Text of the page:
4) Feed your Bowden tube through the hole in the acrylic top of the Makibox (the same place it goes for the stock extruder) and press the nut of the Bowden tube into the receptacle of the extruder body. It is a tight fit, and you may need to use a small file or Dremel tool to get it to fit - make sure you keep it tight though. Once you have the Bowden tube installed, push another piece of filament through the extruder assembly to make sure the Bowden tube fitting is aligned with the feed hole of the extruder body.
5) Put the hot end wiring through the channel in the extruder body (just like the stock extruder).
6) Place the extruder body and idler arm assembly into the mounting location on the Makibox - it's exactly the same place the stock assembly goes, but the bosses on the acrylic go into recesses on the FroZen body such that the assembly mounts flush with the acrylic. Make sure to get the top part of the Bowden mount through the hole in the acrylic top plate.
7) Place the "backplate" on the print bed side of the acrylic that the extruder mounts to (inside the print envelope, near the hot end and the Y-axis carriage). This is critical, as it provides additional structure for the assembly and makes sure your 25mm M3 screws do not hit the screws that hold the stepper together.
8) Optional but HIGHLY recommended: drill a 4th hole in the Makibox acrylic to allow you to use all 4 mounting screws. The stock extruder assembly only uses 3.
9) Put 4 x 25mm M3 screws through the printed "backplate" holes, through the mounting holes in the acrylic, through the extruder body and/or the idler arm pivot, and into the stepper. Tighten them down fairly tight (obviously not so tight you break the plastic or acrylic, but you want it pretty firmly mounted in order to firmly fix the relationship between the stepper/extruder gear and the bearing that is supported on the idler arm shaft).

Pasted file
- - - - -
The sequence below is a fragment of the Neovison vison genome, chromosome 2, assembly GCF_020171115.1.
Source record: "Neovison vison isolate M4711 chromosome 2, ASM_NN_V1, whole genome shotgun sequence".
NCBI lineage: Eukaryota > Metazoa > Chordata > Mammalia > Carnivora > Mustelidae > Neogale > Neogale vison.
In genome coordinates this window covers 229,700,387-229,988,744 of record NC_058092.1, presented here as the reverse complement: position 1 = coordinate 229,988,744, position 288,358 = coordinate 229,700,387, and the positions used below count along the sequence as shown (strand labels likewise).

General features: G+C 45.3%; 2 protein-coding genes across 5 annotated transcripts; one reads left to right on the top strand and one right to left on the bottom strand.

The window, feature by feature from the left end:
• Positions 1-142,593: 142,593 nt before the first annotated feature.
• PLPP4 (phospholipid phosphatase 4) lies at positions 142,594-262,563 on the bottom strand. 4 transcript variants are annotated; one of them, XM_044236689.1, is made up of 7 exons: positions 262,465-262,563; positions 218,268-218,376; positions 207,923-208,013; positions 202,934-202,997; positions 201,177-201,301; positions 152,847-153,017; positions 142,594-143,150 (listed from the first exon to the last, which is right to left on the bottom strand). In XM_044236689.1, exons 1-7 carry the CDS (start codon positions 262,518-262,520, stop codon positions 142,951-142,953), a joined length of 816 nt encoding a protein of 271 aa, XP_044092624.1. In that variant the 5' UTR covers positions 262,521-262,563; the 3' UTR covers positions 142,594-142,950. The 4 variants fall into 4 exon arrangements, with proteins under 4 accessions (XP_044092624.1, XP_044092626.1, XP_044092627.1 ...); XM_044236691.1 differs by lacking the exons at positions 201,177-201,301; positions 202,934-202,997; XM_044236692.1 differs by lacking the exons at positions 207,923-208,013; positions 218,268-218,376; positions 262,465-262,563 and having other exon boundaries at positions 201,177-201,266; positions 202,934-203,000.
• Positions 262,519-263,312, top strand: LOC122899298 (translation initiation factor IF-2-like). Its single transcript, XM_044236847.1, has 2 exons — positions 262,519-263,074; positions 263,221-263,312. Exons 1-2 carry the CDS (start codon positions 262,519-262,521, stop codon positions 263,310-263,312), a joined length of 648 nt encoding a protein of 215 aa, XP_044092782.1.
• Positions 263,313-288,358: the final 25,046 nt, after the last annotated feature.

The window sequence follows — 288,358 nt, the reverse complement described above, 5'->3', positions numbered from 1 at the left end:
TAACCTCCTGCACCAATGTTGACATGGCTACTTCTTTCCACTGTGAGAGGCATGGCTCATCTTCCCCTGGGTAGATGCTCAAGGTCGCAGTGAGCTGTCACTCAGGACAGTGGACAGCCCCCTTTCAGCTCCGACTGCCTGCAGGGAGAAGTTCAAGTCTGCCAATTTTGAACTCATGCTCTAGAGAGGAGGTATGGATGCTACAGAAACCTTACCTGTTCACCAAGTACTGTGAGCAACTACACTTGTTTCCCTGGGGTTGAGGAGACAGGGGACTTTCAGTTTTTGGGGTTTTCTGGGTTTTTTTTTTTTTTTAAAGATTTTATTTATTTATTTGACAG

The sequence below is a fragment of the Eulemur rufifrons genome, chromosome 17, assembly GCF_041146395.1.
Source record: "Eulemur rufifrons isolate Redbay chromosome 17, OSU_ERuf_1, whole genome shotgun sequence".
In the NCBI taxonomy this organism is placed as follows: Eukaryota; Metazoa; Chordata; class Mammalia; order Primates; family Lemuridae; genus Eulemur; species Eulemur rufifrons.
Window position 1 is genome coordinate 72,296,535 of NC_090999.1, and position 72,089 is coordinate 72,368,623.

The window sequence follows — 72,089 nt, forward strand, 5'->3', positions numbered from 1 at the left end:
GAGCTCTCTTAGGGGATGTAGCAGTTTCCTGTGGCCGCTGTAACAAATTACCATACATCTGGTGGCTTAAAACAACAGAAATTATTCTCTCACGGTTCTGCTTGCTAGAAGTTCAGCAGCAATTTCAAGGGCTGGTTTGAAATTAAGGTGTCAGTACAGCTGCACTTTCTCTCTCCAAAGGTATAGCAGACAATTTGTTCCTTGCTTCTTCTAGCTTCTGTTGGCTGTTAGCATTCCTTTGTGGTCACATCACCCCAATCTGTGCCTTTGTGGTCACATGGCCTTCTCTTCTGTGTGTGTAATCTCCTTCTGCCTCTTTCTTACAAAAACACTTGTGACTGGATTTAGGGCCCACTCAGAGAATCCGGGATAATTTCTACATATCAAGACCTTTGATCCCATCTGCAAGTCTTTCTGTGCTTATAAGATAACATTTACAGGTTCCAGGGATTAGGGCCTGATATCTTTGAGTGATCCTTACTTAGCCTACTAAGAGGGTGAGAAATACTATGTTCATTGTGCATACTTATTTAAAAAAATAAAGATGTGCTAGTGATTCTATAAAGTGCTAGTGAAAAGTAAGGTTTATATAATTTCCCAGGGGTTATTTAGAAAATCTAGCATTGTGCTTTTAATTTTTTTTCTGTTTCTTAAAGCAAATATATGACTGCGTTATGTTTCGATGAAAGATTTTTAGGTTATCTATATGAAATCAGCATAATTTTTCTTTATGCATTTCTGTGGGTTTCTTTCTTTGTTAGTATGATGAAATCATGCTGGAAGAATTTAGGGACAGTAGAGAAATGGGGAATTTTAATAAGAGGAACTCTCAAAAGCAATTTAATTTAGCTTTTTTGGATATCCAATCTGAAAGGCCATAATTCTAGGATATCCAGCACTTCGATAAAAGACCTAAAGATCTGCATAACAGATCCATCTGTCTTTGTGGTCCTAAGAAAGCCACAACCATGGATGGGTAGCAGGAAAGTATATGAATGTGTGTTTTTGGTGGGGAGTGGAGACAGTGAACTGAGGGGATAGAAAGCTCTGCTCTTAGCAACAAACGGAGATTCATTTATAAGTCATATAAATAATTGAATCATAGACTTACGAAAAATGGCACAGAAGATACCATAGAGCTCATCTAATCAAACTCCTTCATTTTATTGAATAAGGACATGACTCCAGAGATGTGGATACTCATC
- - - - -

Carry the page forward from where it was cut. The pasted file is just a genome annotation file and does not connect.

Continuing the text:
10) Place your last M3 screw up through the hole in the bottom of the extruder body, through the lower part of the idler arm, and out the top of it. Thread an M3 nut on to the top. If you want to add a spring to provide more variable tension, you can do that here but I had the best results with no spring.
11) You're done! Adjust the tension of the idler arm until you get very firm filament hold against the extruder gear, cross your fingers, and start printing!

Enjoy.

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It came from Rhino - they have a rendering option that creates this nice looking visual automatically. Very handy!

Where this rendu come from ? Sketchup ?
It's beautyfull ! So "Da Vinci" :o)

Finally got mine installed and have 10 extra bearings and screws. I added a bundled kit to my store if people want to get one.
http://www.sigilpickups.com/product/makibox-frozen/

Can anyone print me one? i will pay for material and postage

I can help you :)

Looks like I'm in the need for one of these. I have no other 3D printer and I have found no one online to buy one from. Anyone want to print one up for me?

I'm wondering if someone could print this and send it to me. My box is out of commission until I replace the extruder. I will gladly pay for the material and shipping. Hopefully someone could ship it to me reasonably.

Are you still waiting for someone to help?

Aug 12, 2014 - Modified Aug 30, 2014

You're lucky you guys got your boxes at all! Still, good work!

This design is awesome. Already my prints are way better. I'm interested in making some modifications to the design but editing the .STL file isn't really possible. Could you upload an IGS or PRT? Thanks ="thingiverse-10792f7a7eee8b57a260e74ed5212978:disqus" href="http://disqus.com/thingiverse-10792f7a7eee8b57a260e74ed5212978/jbarnhardt.

I'm having a slightly different issue. My filament isn't getting jammed, it seems to melt because my extruder motor is getting to hot preventing the makibox from feeding the filament anymore. I have printed this ready for when my e3d v6 hot end arrives, do you think this will resolve the issue or do I have a faulty motor? The extruder motor gets to a point where it is too hot to touch.